A likely decade-long sustained tidal disruption event


Multiwavelength flares from tidal disruption and accretion of stars can be used to find and study otherwise dormant massive black holes in galactic nuclei1. Previous well-monitored candidate flares were short-lived, with most emission confined to within 1 year25. Here we report the discovery of a well-observed super-long (>11 years) luminous X-ray flare from the nuclear region of a dwarf starburst galaxy. After an apparently fast rise within 4 months a decade ago, the X-ray luminosity, though showing a weak trend of decay, has been persistently high at around the Eddington limit (when the radiation pressure balances the gravitational force). The X-ray spectra are soft — steeply declining towards higher energies — and can be described with Comptonized emission from an optically thick low-temperature corona, a super-Eddington accretion signature often observed in accreting stellar-mass black holes6. Dramatic spectral softening was also caught in one recent observation, implying either a temporary transition from the super-Eddington accretion state to the standard thermal state, or the presence of a transient highly blueshifted (0.36c) warm absorber. All these properties in concert suggest a tidal disruption event with an unusually long super-Eddington accretion phase that has never before been observed.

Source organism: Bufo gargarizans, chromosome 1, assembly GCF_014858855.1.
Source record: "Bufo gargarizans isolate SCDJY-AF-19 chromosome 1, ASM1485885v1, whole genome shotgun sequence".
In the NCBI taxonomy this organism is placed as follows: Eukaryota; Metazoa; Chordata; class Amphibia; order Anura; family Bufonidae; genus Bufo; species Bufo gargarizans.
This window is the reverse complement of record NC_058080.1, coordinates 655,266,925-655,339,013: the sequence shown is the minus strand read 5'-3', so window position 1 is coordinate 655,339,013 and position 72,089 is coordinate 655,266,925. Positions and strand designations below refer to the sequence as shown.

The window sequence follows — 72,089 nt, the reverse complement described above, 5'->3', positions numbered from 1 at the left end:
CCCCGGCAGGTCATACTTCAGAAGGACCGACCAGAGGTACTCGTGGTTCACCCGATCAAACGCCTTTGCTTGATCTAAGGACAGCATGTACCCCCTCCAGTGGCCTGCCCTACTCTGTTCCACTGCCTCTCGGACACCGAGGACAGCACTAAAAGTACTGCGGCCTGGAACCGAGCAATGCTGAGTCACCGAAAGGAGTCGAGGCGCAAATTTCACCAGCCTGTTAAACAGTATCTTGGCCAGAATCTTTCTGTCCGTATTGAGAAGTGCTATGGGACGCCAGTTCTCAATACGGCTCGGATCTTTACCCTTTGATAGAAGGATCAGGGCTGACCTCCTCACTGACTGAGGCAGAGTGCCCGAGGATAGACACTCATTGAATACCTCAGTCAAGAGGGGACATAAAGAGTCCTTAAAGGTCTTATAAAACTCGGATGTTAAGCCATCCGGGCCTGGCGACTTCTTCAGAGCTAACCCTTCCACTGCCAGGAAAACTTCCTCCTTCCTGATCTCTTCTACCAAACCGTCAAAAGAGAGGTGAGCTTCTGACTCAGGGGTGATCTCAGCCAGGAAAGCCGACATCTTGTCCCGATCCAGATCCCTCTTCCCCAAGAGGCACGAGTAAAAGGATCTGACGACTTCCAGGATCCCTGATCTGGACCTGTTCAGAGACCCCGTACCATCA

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Figure 1: The CFHT/MegaPrime r′-band image around the field of XJ1500+0154 indicates its galactic nuclear origin.
Figure 2: The long-term evolution of the X-ray luminosity and spectrum of XJ1500+0154.


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D.L. is supported by the National Aeronautics and Space Administration through Chandra Award Number GO5-16087X issued by the Chandra X-ray Observatory Center, which is operated by the Smithsonian Astrophysical Observatory for and on behalf of the National Aeronautics Space Administration under contract NAS8-03060. We thank the Swift principal investigator N. Gehrels for approving our ToO request to make several observations of XJ1500+0154.

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D.L. wrote the main manuscript and led the data analysis. J.G. helped with the modelling of the long-term X-ray light curve and wrote the text on the modelling in the Supplementary Information. S.G. stacked the CFHT images. All authors discussed the results and commented on the manuscript.

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Correspondence to Dacheng Lin.

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Supplementary information

Supplementary Information

Supplementary Notes 1–13, Supplementary Tables 1–2, Supplementary Figures 1–8, Supplementary References. (PDF 646 kb)

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Lin, D., Guillochon, J., Komossa, S. et al. A likely decade-long sustained tidal disruption event. Nat Astron 1, 0033 (2017). https://doi.org/10.1038/s41550-016-0033

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